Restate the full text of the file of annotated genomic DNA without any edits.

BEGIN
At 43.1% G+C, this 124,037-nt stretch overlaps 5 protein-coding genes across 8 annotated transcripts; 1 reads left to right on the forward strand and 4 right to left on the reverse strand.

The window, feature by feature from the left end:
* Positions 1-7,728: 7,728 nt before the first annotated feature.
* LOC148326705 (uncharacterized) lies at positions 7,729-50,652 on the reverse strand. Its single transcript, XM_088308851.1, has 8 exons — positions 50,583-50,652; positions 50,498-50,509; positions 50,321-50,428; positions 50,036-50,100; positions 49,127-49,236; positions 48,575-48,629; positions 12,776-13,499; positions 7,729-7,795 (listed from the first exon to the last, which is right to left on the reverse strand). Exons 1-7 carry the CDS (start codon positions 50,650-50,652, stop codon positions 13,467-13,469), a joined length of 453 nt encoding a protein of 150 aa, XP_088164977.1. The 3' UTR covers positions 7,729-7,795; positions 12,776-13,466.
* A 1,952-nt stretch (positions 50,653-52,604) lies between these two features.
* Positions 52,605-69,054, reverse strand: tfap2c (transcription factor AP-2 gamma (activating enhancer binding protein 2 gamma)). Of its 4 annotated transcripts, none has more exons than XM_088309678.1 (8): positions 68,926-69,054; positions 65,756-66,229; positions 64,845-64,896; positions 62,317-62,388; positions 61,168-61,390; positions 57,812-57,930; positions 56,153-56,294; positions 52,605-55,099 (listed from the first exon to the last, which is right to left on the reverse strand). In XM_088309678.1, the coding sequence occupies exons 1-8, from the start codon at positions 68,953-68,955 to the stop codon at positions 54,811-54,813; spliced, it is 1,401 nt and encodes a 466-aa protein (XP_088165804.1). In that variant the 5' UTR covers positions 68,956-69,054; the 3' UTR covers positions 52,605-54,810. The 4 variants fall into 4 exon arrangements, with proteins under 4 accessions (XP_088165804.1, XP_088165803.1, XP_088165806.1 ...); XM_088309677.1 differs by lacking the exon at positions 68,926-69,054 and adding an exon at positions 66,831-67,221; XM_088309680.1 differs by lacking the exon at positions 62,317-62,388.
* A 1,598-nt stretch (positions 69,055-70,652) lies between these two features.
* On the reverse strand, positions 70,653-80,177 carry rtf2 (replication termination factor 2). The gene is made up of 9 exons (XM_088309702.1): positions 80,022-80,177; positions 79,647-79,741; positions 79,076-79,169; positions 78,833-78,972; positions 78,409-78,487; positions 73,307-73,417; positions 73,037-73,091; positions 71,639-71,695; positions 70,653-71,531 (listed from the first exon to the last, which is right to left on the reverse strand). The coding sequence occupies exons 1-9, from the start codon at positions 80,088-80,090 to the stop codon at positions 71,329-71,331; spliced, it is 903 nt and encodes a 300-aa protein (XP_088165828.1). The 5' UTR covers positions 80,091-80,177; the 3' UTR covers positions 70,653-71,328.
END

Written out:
At 43.1% G+C, this 124,037-nt stretch overlaps 5 protein-coding genes across 8 annotated transcripts; 1 reads left to right on the forward strand and 4 right to left on the reverse strand.

The window, feature by feature from the left end:
* Positions 1-7,728: 7,728 nt before the first annotated feature.
* LOC148326705 (uncharacterized) lies at positions 7,729-50,652 on the reverse strand. Its single transcript, XM_088308851.1, has 8 exons — positions 50,583-50,652; positions 50,498-50,509; positions 50,321-50,428; positions 50,036-50,100; positions 49,127-49,236; positions 48,575-48,629; positions 12,776-13,499; positions 7,729-7,795 (listed from the first exon to the last, which is right to left on the reverse strand). Exons 1-7 carry the CDS (start codon positions 50,650-50,652, stop codon positions 13,467-13,469), a joined length of 453 nt encoding a protein of 150 aa, XP_088164977.1. The 3' UTR covers positions 7,729-7,795; positions 12,776-13,466.
* A 1,952-nt stretch (positions 50,653-52,604) lies between these two features.
* Positions 52,605-69,054, reverse strand: tfap2c (transcription factor AP-2 gamma (activating enhancer binding protein 2 gamma)). Of its 4 annotated transcripts, none has more exons than XM_088309678.1 (8): positions 68,926-69,054; positions 65,756-66,229; positions 64,845-64,896; positions 62,317-62,388; positions 61,168-61,390; positions 57,812-57,930; positions 56,153-56,294; positions 52,605-55,099 (listed from the first exon to the last, which is right to left on the reverse strand). In XM_088309678.1, the coding sequence occupies exons 1-8, from the start codon at positions 68,953-68,955 to the stop codon at positions 54,811-54,813; spliced, it is 1,401 nt and encodes a 466-aa protein (XP_088165804.1). In that variant the 5' UTR covers positions 68,956-69,054; the 3' UTR covers positions 52,605-54,810. The 4 variants fall into 4 exon arrangements, with proteins under 4 accessions (XP_088165804.1, XP_088165803.1, XP_088165806.1 ...); XM_088309677.1 differs by lacking the exon at positions 68,926-69,054 and adding an exon at positions 66,831-67,221; XM_088309680.1 differs by lacking the exon at positions 62,317-62,388.
* A 1,598-nt stretch (positions 69,055-70,652) lies between these two features.
* On the reverse strand, positions 70,653-80,177 carry rtf2 (replication termination factor 2). The gene is made up of 9 exons (XM_088309702.1): positions 80,022-80,177; positions 79,647-79,741; positions 79,076-79,169; positions 78,833-78,972; positions 78,409-78,487; positions 73,307-73,417; positions 73,037-73,091; positions 71,639-71,695; positions 70,653-71,531 (listed from the first exon to the last, which is right to left on the reverse strand). The coding sequence occupies exons 1-9, from the start codon at positions 80,088-80,090 to the stop codon at positions 71,329-71,331; spliced, it is 903 nt and encodes a 300-aa protein (XP_088165828.1). The 5' UTR covers positions 80,091-80,177; the 3' UTR covers positions 70,653-71,328.